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Lecture 3

Lecture 3 Neuropsychology

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Department
Psychology
Course
PSYCH 101
Professor
Richard Ennis
Semester
Fall

Description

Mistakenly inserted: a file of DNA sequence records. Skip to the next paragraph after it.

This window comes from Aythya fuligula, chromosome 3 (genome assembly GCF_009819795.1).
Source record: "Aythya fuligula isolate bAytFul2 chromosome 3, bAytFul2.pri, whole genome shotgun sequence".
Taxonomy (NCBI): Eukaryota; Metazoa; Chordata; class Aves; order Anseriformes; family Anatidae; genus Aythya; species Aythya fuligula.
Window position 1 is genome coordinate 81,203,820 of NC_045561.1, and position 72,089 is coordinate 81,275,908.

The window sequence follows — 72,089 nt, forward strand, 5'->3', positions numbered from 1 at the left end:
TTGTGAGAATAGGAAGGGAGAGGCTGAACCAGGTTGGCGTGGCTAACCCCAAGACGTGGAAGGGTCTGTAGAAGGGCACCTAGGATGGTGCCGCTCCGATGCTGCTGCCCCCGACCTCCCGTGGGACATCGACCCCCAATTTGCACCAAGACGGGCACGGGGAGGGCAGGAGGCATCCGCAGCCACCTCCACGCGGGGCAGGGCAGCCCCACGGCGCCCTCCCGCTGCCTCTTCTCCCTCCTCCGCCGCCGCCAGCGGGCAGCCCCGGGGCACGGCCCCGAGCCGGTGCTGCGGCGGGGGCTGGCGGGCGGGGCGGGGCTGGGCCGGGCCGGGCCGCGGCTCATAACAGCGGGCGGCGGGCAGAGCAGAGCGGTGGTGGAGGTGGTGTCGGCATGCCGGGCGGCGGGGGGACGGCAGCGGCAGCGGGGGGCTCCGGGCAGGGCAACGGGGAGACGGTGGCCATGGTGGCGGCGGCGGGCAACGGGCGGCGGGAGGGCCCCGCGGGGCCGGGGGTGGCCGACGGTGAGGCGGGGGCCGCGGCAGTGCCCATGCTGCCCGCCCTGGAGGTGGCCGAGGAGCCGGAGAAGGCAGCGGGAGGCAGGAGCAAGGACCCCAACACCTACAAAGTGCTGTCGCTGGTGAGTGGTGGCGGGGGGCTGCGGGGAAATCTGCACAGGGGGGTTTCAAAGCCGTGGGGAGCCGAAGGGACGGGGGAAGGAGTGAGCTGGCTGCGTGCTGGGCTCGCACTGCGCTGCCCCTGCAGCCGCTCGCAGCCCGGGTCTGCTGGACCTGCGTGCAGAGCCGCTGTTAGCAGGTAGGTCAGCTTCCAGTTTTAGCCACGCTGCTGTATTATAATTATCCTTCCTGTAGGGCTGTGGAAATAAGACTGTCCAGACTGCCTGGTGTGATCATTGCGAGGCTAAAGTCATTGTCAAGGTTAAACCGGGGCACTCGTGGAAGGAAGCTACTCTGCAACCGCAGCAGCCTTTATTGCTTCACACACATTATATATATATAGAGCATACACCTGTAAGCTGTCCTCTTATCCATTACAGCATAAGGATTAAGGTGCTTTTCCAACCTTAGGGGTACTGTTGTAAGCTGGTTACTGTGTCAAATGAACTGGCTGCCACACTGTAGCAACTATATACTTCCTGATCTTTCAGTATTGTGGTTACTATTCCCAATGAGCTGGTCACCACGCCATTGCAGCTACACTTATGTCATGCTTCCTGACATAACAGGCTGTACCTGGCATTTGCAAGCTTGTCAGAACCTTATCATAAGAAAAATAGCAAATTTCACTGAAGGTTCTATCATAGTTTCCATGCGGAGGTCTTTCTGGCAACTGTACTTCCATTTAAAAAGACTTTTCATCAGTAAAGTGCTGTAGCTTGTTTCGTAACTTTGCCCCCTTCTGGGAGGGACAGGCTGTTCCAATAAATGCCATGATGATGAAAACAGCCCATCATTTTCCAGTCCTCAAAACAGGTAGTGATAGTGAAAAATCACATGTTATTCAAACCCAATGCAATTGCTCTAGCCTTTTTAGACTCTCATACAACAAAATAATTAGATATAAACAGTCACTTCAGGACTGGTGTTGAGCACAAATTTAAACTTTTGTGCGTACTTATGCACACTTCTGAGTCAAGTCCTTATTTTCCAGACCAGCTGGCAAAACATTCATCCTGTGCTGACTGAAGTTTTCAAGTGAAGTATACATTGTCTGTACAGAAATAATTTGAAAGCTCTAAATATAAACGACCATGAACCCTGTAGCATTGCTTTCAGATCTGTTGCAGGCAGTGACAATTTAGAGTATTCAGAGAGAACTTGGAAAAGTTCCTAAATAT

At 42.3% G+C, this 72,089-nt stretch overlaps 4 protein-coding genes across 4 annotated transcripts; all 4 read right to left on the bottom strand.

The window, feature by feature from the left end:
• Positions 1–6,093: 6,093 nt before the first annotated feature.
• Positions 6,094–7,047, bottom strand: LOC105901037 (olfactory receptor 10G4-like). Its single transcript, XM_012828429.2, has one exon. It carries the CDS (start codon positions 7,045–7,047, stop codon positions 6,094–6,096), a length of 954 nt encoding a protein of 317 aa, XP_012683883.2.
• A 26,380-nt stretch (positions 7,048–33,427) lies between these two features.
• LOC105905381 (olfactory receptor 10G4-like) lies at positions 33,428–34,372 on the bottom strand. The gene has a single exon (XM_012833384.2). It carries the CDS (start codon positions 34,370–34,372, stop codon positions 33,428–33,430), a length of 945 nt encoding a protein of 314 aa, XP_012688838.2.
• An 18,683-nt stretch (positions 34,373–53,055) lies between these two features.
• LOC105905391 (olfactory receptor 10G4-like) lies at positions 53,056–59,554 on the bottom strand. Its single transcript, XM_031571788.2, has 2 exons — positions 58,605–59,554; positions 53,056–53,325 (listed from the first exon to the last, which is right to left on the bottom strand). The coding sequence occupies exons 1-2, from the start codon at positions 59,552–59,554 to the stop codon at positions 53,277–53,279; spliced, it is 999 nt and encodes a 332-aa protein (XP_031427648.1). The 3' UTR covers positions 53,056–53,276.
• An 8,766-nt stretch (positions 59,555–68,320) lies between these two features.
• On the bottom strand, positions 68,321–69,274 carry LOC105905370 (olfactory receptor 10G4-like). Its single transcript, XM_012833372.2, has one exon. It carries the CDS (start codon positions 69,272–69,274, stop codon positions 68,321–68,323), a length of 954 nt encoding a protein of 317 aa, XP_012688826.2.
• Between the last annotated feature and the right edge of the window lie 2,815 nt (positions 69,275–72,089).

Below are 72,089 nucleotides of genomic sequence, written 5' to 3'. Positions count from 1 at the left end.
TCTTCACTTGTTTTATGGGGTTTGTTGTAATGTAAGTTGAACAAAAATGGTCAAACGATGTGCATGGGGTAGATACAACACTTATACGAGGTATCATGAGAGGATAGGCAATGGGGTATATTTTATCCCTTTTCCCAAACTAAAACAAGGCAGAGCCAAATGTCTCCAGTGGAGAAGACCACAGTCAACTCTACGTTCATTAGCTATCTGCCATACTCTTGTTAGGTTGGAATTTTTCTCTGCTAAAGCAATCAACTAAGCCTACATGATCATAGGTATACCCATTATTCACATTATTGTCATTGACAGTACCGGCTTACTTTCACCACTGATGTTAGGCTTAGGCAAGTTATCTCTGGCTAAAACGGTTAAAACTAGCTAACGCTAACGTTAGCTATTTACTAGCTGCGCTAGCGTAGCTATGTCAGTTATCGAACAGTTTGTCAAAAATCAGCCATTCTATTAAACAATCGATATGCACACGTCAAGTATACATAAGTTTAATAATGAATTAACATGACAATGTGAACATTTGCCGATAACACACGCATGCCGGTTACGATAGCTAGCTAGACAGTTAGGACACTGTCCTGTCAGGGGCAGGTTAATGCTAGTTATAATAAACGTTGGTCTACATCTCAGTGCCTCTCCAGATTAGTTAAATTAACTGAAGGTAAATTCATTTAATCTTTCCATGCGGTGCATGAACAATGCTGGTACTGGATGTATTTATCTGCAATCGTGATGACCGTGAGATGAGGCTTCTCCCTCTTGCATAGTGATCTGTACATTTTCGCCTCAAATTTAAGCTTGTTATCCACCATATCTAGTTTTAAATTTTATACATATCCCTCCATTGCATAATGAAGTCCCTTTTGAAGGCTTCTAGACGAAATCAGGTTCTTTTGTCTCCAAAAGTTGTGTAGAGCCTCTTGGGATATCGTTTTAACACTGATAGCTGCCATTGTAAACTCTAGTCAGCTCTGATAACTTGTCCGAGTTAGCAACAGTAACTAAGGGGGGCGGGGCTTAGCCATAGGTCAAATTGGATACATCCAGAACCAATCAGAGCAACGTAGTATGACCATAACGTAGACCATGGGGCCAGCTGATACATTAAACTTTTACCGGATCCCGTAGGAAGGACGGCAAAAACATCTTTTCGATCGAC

Lecture 3: Neuropsychology P x E  in order to interact with your environment effectively, two things must occur: 1. You must be able to detect the world outside of yourself (sensation and perceptual process) and then be able to interpret the detections. 2. And in turn, you must be able to respond/behave to your world. i.e.: Baseball coming at your face. **Incoming processes is known as an afferent process, and outgoing processes are known as efferent processes. Virtually all of our thoughts, feelings, and actions can be brought down to a neuron’s reaction. The Neuron • Neurons vary widely in shape and size. They all contain: 1. Cell body (soma); nerve centre of the cell, contains the nucleus. 2. Dendrites; extensions of the cell body, branchlike in appearance. 3. Axon; a stem that comes out of the nucleus, varies dramatically in length. 4. Terminal endings; essential part of the neuron. There are different types of neurons, categorized by their job. 1. Sensory neurons; devoted to the afferent process (getting information to the brain). a. Afferent direction b. Comes from the sensory organs via the dendrites c. Goes to the CNS via the axons d. Approx. 2-3 million 2. Motor neurons; devoted to the efferent process (taking information out of the brain and transmit it to the muscles/glands of the body to trigger a reaction). a. Efferent direction b. Comes from the CNS via the dendrites c. Goes to the Muscles and Glands via the axons d. Approx. 2-3 million 3. Interneurons; exist directly inside the CNS; complete all the translations/interpretations. a. Communicates only with other neurons b. Approx. 10-100 billion c. Using their terminal endings, they communicate with the motor and sensory neurons. • There was a debate about whether the brain was run on electrical currents or chemical reactions. The first discovery on the matter (base work on the electric theory) was founded by Galvani (1737-98); an Italian physicist. o He took a frog and killed it, then hooked electric wires to the legs of the frog. The frog would jump. Galvani deduced that this was because the frog’s muscles reacted to electricity and thereby proving in his opinion that the brain ran on electricity. o **It is rumoured that Mary Shelly got her idea for Frankenstein from this experiment.** o People disputed his idea, but there was no experiment to go against it. Auto Loewi wished to prove that the neurotal messaging was run by chemicals. He failed several times, not finding anything to prove the chemical theory. His experiment eventually came to be:  Gets a heart from an animal, places it into a beaker, and fills the beaker with sterile water. He repeats the Galvani experiment by shocking the heart, and it has the same reaction. He has a second heart in another beaker, filling this beaker with the liquid from the first. Once bathed in that liquid, the heart reacts the same. He deduces that there was something released in the last water. (He actually discovered acetylcholine). • In 1952, the debate was settled by deciding that the brain functioned both from electricity and chemicals. The process inside the neuron is entirely electrical, but for them to communicate, the process is chemical: o The chemicals from one neuron attaches to specific dendrites of another. In the soma, there will be a specific code for each molecule. Once a specific number of molecules are attached, it sends out a message (electrical impulse) that runs down the axon to the terminal endings. Messages will fire off endlessly until the molecules detach from the dendrites. This process takes ~.00005/sec. o In order to speed up the process, sections of the axons are covered by the mye
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